The Fourth Circuit Court of Appeals has handed down a decision determining that the economic relationship between exotic dancers and the clubs where they danced was one of employer-employee and not one of an independent contractor, as the defendant clubs argued. In McFeeley v. Jackson Street Entertainment, LLC, the dancers -- who worked at two clubs owned and managed by the same person -- sued the clubs for denying them the minimum wage required by the Fair Labor Standards Act (FSLA). The parties filed cross summary judgment motions, with the clubs arguing that the dancers were independent contractors and not entitled to a minimum wage. The trial court disagreed and awarded the dancers both back pay and some of the liquidated damages they sought.
The Fourth Circuit, affirming the trial court's ruling, explained that the employee/independent contractor distinction is not a bright line but a spectrum. Based upon the totality of the circumstances, the dancers fell on the employee side of the spectrum, the Appeals Court said. The most critical factor here was the significant amount of control the clubs had over how the dancers performed their work. The clubs set the hours of operation, coordinated and paid for all the advertising, managed the atmosphere, and paid the rent and the bills. Other factors, such at the minimal degree of skill required for exotic dancing and the fact that the clubs could not function without exotic dancers all spoke to an employee relationship.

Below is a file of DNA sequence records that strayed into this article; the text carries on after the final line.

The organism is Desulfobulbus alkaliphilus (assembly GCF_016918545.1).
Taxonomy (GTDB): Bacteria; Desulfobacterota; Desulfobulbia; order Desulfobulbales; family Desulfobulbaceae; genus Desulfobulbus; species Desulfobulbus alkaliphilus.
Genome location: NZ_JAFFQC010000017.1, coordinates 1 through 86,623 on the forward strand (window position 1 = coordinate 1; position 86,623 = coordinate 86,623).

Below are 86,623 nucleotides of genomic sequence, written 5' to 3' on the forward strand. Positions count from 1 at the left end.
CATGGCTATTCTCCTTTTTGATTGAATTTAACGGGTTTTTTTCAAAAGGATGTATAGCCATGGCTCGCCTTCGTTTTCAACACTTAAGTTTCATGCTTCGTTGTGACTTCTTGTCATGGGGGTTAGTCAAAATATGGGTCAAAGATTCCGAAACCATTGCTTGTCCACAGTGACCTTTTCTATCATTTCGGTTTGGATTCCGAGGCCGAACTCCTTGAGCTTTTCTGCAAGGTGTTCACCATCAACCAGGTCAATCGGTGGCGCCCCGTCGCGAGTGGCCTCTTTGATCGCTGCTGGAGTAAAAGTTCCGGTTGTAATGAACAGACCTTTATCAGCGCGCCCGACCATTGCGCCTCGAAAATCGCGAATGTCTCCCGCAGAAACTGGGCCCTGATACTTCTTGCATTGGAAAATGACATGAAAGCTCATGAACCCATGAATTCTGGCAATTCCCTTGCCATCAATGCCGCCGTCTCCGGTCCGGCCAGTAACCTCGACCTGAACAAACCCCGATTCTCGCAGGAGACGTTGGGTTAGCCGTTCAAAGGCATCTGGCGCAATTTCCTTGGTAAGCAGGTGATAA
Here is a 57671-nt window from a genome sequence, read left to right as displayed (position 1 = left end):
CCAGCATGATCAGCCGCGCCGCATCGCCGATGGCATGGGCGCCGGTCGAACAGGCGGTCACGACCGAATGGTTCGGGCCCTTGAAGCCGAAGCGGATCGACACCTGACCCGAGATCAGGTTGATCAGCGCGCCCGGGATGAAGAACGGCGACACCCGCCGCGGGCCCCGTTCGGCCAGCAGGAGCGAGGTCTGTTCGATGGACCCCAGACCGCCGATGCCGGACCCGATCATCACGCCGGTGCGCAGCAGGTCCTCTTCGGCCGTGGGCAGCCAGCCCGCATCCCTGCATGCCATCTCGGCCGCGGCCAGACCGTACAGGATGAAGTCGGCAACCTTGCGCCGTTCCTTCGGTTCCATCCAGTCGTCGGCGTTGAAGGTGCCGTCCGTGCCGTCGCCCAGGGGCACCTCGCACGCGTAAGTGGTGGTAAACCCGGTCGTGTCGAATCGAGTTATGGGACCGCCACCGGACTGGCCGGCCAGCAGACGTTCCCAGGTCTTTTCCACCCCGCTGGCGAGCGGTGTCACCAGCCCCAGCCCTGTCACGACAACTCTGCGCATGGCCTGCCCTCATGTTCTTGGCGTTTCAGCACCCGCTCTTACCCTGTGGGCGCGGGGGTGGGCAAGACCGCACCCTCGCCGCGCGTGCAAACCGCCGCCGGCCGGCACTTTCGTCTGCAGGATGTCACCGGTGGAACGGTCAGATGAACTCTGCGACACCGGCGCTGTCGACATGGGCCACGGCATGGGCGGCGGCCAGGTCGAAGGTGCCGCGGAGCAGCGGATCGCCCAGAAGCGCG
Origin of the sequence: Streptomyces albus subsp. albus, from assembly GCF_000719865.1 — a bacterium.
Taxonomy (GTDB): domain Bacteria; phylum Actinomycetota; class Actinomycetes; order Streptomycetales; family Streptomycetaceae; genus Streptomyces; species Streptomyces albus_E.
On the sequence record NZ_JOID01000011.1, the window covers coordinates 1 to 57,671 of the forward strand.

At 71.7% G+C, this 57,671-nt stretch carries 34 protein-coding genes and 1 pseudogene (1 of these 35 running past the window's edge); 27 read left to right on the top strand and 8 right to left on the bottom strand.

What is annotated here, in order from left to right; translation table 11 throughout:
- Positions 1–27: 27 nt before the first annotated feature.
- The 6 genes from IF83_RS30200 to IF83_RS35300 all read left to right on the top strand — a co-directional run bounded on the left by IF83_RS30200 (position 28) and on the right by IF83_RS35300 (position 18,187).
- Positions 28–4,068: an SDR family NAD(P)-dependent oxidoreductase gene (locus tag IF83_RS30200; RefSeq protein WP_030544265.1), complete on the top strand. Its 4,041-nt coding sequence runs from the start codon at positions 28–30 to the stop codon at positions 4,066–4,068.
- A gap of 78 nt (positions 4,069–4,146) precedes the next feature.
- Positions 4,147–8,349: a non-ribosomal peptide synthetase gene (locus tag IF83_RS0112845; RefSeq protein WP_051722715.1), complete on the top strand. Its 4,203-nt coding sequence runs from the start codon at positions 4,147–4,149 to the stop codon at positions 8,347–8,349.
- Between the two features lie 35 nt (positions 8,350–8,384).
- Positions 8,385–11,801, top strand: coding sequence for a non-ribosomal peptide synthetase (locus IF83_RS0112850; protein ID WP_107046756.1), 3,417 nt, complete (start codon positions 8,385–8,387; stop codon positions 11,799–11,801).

Finally, the Appellate Court found that the Defendants were not entitled to the "tip credit". An employer is able to offest the minimum wage they pay an employee who receives tips. However, in this case, the clubs did not pay the dancers anything, so there was no minimum wage to offset.
There is some good news for the clubs, however. The court found that the clubs' reliance on its attorney's advice constituted "good faith and reasonable belief" of compliance with the FSLA. So, from the point the clubs relied on advice of counsel forward, the court found the dancers were not entitled to liquidated damages.
As usual, the take-away is to seek advice of competent counsel and then heed that advice.